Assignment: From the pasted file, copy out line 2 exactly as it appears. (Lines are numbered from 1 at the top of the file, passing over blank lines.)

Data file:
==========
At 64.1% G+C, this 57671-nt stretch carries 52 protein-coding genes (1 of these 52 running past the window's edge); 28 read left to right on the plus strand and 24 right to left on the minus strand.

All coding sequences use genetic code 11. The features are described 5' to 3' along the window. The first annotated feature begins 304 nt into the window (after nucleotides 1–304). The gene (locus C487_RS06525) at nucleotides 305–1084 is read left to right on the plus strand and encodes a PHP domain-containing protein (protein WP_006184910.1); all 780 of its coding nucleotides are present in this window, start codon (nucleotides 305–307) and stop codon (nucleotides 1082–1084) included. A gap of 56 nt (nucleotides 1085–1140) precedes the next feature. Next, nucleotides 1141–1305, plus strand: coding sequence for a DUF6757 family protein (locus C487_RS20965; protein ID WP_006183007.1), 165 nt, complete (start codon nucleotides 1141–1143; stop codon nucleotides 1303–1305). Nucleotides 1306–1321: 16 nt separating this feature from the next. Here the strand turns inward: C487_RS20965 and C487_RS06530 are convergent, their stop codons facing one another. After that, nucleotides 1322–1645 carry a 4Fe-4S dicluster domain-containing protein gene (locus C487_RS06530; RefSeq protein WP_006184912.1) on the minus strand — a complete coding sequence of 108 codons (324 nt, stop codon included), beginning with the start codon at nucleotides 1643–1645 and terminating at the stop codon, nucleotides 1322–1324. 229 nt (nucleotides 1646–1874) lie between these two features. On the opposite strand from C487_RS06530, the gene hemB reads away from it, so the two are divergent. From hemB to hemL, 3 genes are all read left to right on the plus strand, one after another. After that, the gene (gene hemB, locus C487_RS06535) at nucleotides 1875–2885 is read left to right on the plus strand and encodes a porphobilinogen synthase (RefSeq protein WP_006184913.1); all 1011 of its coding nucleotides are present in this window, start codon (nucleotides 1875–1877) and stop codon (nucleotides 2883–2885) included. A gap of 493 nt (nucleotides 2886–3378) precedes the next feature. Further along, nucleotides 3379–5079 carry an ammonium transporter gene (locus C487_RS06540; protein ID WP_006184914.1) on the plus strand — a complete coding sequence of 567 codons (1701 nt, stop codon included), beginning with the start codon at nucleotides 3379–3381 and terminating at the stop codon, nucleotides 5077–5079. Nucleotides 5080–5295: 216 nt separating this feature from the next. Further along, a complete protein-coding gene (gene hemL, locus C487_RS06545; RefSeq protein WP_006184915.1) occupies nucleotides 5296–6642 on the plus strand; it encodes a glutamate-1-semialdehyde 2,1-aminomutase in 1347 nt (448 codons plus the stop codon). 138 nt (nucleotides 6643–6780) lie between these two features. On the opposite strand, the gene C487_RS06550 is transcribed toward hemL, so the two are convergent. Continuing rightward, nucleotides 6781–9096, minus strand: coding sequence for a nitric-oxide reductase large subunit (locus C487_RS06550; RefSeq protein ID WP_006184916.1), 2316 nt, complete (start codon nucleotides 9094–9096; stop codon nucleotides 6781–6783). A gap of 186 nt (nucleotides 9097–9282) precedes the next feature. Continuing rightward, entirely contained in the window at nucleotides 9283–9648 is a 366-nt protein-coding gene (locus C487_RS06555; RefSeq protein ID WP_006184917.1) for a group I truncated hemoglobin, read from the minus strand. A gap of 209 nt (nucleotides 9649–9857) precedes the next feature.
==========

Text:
All coding sequences use genetic code 11. The features are described 5' to 3' along the window. The first annotated feature begins 304 nt into the window (after nucleotides 1–304). The gene (locus C487_RS06525) at nucleotides 305–1084 is read left to right on the plus strand and encodes a PHP domain-containing protein (protein WP_006184910.1); all 780 of its coding nucleotides are present in this window, start codon (nucleotides 305–307) and stop codon (nucleotides 1082–1084) included. A gap of 56 nt (nucleotides 1085–1140) precedes the next feature. Next, nucleotides 1141–1305, plus strand: coding sequence for a DUF6757 family protein (locus C487_RS20965; protein ID WP_006183007.1), 165 nt, complete (start codon nucleotides 1141–1143; stop codon nucleotides 1303–1305). Nucleotides 1306–1321: 16 nt separating this feature from the next. Here the strand turns inward: C487_RS20965 and C487_RS06530 are convergent, their stop codons facing one another. After that, nucleotides 1322–1645 carry a 4Fe-4S dicluster domain-containing protein gene (locus C487_RS06530; RefSeq protein WP_006184912.1) on the minus strand — a complete coding sequence of 108 codons (324 nt, stop codon included), beginning with the start codon at nucleotides 1643–1645 and terminating at the stop codon, nucleotides 1322–1324. 229 nt (nucleotides 1646–1874) lie between these two features. On the opposite strand from C487_RS06530, the gene hemB reads away from it, so the two are divergent. From hemB to hemL, 3 genes are all read left to right on the plus strand, one after another. After that, the gene (gene hemB, locus C487_RS06535) at nucleotides 1875–2885 is read left to right on the plus strand and encodes a porphobilinogen synthase (RefSeq protein WP_006184913.1); all 1011 of its coding nucleotides are present in this window, start codon (nucleotides 1875–1877) and stop codon (nucleotides 2883–2885) included. A gap of 493 nt (nucleotides 2886–3378) precedes the next feature. Further along, nucleotides 3379–5079 carry an ammonium transporter gene (locus C487_RS06540; protein ID WP_006184914.1) on the plus strand — a complete coding sequence of 567 codons (1701 nt, stop codon included), beginning with the start codon at nucleotides 3379–3381 and terminating at the stop codon, nucleotides 5077–5079. Nucleotides 5080–5295: 216 nt separating this feature from the next. Further along, a complete protein-coding gene (gene hemL, locus C487_RS06545; RefSeq protein WP_006184915.1) occupies nucleotides 5296–6642 on the plus strand; it encodes a glutamate-1-semialdehyde 2,1-aminomutase in 1347 nt (448 codons plus the stop codon). 138 nt (nucleotides 6643–6780) lie between these two features. On the opposite strand, the gene C487_RS06550 is transcribed toward hemL, so the two are convergent. Continuing rightward, nucleotides 6781–9096, minus strand: coding sequence for a nitric-oxide reductase large subunit (locus C487_RS06550; RefSeq protein ID WP_006184916.1), 2316 nt, complete (start codon nucleotides 9094–9096; stop codon nucleotides 6781–6783). A gap of 186 nt (nucleotides 9097–9282) precedes the next feature. Continuing rightward, entirely contained in the window at nucleotides 9283–9648 is a 366-nt protein-coding gene (locus C487_RS06555; RefSeq protein ID WP_006184917.1) for a group I truncated hemoglobin, read from the minus strand. A gap of 209 nt (nucleotides 9649–9857) precedes the next feature.